Regulations governing the carriage of chemicals by ship are contained in the International Convention for the Safety of Life at Sea (SOLAS) and the International Convention for the Prevention of Marine Pollution from Ships, as modified by the Protocol of 1978 relating thereto (MARPOL).
Chemicals carried in bulk
Carriage of chemicals in bulk is covered by regulations in SOLAS Chapter VII - Carriage of dangerous goods and MARPOL Annex II - Regulations for the Control of Pollution by Noxious Liquid Substances in Bulk.
Both Conventions require chemical tankers built after 1 July 1986 to comply with the International Bulk Chemical Code (IBC Code), which sets out the international standards for the safe carriage, in bulk by sea, of dangerous chemicals and noxious liquid substances. The Code prescribes the design and a construction standard of ships involved in the transport of bulk liquid chemicals and identifies the equipment to be carried to minimize the risks to the ship, its crew and to the environment, with regard to the nature of the products carried.
The IBC Code sets out a list chemicals and their hazards, and identifies both the ship type required to carry that product and the environmental hazard rating.
Chemical tankers constructed before 1 July 1986 should comply with the requirements of the Code for the Construction and Equipment of Ships Carrying Dangerous Chemicals in Bulk (BCH Code) – the predecessor of the IBC Code.
MARPOL Annex II - Carriage of noxious liquid substances in bulk
MARPOL Annex II Regulations for the control of pollution by noxious liquid substances in bulk sets out a pollution categorization system for noxious and liquid substances. The four categories are:
- Category X: Noxious Liquid Substances which, if discharged into the sea from tank cleaning or deballasting operations, are deemed to present a major hazard to either marine resources or human health and, therefore, justify the prohibition of the discharge into the marine environment;
- Category Y: Noxious Liquid Substances which, if discharged into the sea from tank cleaning or deballasting operations, are deemed to present a hazard to either marine resources or human health or cause harm to amenities or other legitimate uses of the sea and therefore justify a limitation on the quality and quantity of the discharge into the marine environment;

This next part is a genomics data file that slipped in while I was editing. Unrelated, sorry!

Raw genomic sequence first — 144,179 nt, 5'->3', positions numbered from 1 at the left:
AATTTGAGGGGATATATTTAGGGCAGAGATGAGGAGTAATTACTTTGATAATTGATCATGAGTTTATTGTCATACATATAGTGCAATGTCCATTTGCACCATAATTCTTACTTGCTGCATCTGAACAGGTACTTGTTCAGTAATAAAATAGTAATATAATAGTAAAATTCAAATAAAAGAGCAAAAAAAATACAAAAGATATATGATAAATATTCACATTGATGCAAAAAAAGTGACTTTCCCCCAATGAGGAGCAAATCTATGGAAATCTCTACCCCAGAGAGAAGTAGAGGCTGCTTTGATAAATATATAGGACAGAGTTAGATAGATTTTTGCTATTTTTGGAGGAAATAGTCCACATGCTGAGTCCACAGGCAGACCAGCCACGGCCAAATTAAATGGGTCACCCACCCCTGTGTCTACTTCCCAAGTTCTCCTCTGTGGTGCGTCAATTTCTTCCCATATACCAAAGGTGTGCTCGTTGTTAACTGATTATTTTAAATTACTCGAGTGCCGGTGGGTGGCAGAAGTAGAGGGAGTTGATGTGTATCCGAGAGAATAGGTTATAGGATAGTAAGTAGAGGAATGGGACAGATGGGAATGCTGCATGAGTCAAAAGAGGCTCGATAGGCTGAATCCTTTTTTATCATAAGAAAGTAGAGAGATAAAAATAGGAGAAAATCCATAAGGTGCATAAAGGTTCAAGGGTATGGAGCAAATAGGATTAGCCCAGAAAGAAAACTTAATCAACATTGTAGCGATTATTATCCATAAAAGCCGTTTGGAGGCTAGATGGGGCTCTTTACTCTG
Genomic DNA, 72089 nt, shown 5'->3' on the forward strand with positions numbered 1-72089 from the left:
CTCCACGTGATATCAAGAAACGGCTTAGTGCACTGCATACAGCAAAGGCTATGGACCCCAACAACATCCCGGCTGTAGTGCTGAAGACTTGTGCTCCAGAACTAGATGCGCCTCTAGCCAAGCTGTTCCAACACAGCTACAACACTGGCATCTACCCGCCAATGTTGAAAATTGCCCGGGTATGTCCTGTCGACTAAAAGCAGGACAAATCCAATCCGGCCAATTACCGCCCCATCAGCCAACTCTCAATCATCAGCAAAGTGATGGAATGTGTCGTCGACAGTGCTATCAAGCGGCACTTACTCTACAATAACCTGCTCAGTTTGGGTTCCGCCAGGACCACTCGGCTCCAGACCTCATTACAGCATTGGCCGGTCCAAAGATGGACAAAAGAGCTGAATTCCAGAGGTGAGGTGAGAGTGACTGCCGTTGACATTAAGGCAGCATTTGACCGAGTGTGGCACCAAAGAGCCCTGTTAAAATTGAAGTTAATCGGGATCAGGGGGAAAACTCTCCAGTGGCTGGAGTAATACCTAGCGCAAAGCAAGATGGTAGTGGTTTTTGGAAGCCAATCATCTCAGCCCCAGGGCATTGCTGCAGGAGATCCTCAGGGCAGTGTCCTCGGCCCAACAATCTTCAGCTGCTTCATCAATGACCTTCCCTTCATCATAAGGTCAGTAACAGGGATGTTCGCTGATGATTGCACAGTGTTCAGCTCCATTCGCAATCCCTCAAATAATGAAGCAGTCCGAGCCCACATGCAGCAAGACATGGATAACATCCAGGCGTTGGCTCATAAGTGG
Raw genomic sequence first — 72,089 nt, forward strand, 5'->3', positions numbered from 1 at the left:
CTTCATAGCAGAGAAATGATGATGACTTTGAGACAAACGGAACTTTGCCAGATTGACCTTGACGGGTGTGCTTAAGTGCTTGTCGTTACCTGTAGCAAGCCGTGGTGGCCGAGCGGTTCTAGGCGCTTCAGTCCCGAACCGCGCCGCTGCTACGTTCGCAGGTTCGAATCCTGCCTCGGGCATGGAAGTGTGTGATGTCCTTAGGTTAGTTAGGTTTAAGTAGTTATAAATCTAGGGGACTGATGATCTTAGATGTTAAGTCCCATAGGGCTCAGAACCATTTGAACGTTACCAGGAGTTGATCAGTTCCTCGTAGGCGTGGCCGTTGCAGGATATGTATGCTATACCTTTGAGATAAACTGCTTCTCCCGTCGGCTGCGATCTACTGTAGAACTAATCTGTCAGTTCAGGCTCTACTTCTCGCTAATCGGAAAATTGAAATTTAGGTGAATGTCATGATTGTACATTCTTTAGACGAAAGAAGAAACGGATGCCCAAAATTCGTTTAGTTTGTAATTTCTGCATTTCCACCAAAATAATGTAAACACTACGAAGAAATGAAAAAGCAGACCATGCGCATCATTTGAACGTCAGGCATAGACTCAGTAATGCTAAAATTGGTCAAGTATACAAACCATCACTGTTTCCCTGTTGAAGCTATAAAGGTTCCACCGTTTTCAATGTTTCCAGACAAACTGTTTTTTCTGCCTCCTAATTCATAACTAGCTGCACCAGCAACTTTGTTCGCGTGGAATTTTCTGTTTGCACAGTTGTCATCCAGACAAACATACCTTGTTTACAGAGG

- Category Z: Noxious Liquid Substances which, if discharged into the sea from tank cleaning or deballasting operations, are deemed to present a minor hazard to either marine resources or human health and therefore justify less stringent restrictions on the quality and quantity of the discharge into the marine environment; and
- Other Substances: substances which have been evaluated and found to fall outside Category X, Y or Z because they are considered to present no harm to marine resources, human health, amenities or other legitimate uses of the sea when discharged into the sea from tank cleaning of deballasting operations. The discharge of bilge or ballast water or other residues or mixtures containing these substances are not subject to any requirements of MARPOL Annex II.
The annex also includes a number of other requirements reflecting modern stripping techniques, which specify discharge levels for products which have been incorporated into Annex II. For ships constructed on or after 1 January 2007 the maximum permitted residue in the tank and its associated piping left after discharge is set at a maximum of 75 litres for products in categories X, Y and Z (compared with previous limits which set a maximum of 100 or 300 litres, depending on the product category).
MARPOL Annex III - Chemicals carried in packaged form
Chemicals which are carried in packaged form, in solid form or in bulk are regulated by Part A of SOLAS Chapter VII - Carriage of dangerous goods, which includes provisions for the classification, packing, marking, labelling and placarding, documentation and stowage of dangerous goods.
MARPOL Annex III also sets out regulations for the prevention of pollution by harmful substances in packaged form and includes general requirements for the issuing of detailed standards on packing, marking, labelling, documentation, stowage, quantity limitations, exceptions and notifications for preventing pollution by harmful substances. For the purpose of Annex III, “harmful substances” are those identified as “marine pollutants” in the IMDG Code.
Both SOLAS and MARPOL refer to the International Maritime Dangerous Goods (IMDG) Code, which was developed by IMO as a uniform international code for the transport of dangerous goods by sea.
Preparedness, Response and Liability and Compensation for Chemical Pollution Incidents
Issues related to the
preparedness for and response to incidents of chemical pollution is covered by the OPRC-HNS Protocol 2000.
Liability and compensation for incidents involving chemical pollution incidents are covered by the HNS Convention 2010, which has yet to enter into force.